What they're saying:

  • Yext: "Our whole mission is to fight misinformation," Yext CEO Howard Lerman told Axios. "We're seeing tens of thousands of questions per hour come through," he said just hours after it went live, adding that the website was put together in just 24 hours and the company wants to do this for any government that needs it.
  • IBM: IBM Research director Dario Gil said in a blog post that its Summit supercomputer at Oak Ridge National Laboratory has already allowed researchers to "to screen 8,000 compounds" to identify those most likely to bind to a key protein of the virus and block its ability to infect cells. From that, Gil said, 77 promising small-molecule drug compounds were identified for real-world experimentation. "Now we must scale," Gil said.
  • U.S. Digital Response: Pahlka told Axios the group has more than 1,100 volunteers already, but needs more state, local and federal agencies to know of their services. The need, she notes, is huge as governments see not only surging demand for directly virus-related information, but also for services like unemployment assistance and food aid. "We know they are overwhelmed, and we have great people to help them," Pahlka said.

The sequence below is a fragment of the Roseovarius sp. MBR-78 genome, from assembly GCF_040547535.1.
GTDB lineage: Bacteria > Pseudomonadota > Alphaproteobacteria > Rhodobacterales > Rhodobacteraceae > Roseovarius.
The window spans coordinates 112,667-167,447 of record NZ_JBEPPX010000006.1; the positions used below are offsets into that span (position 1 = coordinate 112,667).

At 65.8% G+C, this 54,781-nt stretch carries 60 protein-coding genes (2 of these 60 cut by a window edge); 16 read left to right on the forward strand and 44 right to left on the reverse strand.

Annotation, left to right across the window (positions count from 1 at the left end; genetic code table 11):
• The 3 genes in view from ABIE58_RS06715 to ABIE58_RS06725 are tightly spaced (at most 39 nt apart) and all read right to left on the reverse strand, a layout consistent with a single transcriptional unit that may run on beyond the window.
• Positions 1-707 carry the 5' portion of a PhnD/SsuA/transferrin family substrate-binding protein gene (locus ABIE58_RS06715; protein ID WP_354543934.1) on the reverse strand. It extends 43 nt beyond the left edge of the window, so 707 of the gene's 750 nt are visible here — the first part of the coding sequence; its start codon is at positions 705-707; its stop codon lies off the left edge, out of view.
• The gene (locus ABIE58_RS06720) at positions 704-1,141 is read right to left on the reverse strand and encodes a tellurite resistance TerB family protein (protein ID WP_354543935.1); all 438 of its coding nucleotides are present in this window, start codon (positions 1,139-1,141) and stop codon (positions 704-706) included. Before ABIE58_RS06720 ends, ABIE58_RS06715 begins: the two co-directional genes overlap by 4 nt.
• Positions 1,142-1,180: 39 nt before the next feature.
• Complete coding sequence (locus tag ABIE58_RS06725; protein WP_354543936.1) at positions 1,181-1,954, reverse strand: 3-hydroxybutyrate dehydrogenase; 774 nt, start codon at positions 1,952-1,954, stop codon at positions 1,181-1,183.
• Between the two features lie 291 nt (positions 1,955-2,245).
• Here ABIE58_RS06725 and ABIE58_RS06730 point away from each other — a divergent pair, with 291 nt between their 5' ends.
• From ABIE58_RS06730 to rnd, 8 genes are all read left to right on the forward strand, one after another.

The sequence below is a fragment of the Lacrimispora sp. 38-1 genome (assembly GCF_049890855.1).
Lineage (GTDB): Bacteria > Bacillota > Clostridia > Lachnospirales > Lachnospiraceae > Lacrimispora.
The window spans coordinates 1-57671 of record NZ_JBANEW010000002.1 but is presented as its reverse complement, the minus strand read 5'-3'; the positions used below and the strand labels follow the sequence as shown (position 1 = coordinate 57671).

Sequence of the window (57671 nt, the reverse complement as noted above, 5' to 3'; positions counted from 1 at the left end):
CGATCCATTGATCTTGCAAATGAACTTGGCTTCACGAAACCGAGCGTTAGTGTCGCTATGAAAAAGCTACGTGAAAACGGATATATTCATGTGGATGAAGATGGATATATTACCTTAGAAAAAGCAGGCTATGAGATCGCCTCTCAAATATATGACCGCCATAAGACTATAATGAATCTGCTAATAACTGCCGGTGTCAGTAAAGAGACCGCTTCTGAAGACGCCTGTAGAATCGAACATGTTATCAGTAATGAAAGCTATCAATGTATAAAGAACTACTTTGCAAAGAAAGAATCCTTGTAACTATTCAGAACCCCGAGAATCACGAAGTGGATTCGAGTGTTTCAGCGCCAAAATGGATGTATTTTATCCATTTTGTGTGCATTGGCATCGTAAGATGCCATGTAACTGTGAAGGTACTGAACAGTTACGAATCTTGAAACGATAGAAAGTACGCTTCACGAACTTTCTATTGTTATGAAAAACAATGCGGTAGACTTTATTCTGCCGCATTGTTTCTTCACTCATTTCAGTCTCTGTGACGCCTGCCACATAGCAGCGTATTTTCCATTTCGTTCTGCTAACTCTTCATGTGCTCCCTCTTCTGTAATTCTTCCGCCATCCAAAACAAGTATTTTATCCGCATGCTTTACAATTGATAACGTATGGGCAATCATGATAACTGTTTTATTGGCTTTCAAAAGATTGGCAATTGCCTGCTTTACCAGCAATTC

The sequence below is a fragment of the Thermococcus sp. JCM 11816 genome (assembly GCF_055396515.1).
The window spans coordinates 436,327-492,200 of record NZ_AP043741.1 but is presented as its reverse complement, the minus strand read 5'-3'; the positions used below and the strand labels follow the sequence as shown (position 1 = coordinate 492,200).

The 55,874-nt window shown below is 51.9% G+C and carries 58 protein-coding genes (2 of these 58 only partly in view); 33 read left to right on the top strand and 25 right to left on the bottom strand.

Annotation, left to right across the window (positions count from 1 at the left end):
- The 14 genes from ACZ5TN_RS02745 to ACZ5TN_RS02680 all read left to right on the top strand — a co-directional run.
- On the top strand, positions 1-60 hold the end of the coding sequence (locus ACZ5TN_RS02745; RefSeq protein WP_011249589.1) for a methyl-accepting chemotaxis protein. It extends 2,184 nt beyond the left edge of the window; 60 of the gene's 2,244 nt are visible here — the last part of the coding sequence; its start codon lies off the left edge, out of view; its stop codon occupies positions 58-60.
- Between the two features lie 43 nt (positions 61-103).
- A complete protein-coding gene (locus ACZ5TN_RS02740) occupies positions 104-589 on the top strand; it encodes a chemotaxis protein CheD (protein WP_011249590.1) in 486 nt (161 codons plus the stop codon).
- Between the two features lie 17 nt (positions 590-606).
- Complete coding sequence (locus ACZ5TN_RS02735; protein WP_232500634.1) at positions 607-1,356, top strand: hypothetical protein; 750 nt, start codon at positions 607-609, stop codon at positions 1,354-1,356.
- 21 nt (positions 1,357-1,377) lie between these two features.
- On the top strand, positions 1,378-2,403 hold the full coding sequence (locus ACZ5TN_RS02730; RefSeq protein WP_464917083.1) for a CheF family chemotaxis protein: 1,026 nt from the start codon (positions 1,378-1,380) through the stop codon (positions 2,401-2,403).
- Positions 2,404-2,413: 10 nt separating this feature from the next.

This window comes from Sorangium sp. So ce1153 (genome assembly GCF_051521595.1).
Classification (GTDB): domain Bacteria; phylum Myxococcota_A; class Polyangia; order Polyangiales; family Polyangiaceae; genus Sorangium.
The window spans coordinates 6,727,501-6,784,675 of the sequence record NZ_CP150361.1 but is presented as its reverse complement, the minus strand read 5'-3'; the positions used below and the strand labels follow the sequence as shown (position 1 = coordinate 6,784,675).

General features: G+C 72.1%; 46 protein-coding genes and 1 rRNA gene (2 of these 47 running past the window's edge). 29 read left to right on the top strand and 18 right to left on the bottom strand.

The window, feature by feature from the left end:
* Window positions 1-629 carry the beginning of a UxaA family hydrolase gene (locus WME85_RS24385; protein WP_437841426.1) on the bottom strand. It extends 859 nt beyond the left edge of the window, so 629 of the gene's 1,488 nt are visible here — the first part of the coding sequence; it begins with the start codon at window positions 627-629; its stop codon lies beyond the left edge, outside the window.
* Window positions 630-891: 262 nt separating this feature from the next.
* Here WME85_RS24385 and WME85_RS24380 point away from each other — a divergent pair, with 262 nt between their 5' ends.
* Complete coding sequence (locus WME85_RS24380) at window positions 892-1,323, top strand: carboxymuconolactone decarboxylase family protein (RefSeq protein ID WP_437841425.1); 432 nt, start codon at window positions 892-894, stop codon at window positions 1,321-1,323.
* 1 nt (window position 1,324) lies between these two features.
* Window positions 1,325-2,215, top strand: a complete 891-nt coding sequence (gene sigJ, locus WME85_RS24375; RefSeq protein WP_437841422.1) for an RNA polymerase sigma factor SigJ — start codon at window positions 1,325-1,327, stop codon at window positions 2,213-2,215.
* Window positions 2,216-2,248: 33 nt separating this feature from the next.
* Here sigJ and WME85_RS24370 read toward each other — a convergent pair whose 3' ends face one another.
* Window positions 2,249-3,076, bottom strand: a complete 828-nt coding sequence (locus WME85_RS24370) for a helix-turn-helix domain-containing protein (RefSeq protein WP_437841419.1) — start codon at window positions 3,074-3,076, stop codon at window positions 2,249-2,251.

Go deeper

Biden to meet with U.S. financial regulators on Monday

Photo: Drew Angerer via Getty Images

President Biden will meet with financial regulators on Monday.

Driving the news: "The meeting will cover regulatory priorities including climate-related financial risk and agency actions to promote financial inclusion and to responsibly increase access to credit," said press secretary Jen Psaki, according to a press pool report.

Updated 3 hours ago - Economy & Business

The next worker fight: Time off for Juneteenth

Illustration: Annelise Capossela/Axios

Who gets paid time off to celebrate Juneteenth in the years to come will be uneven and complicated, if history is any guide.

Why it matters: Corporate America hasn't grappled with a new federal holiday since Martin Luther King Jr. Day was authorized almost 40 years ago. How they responded took years to evolve.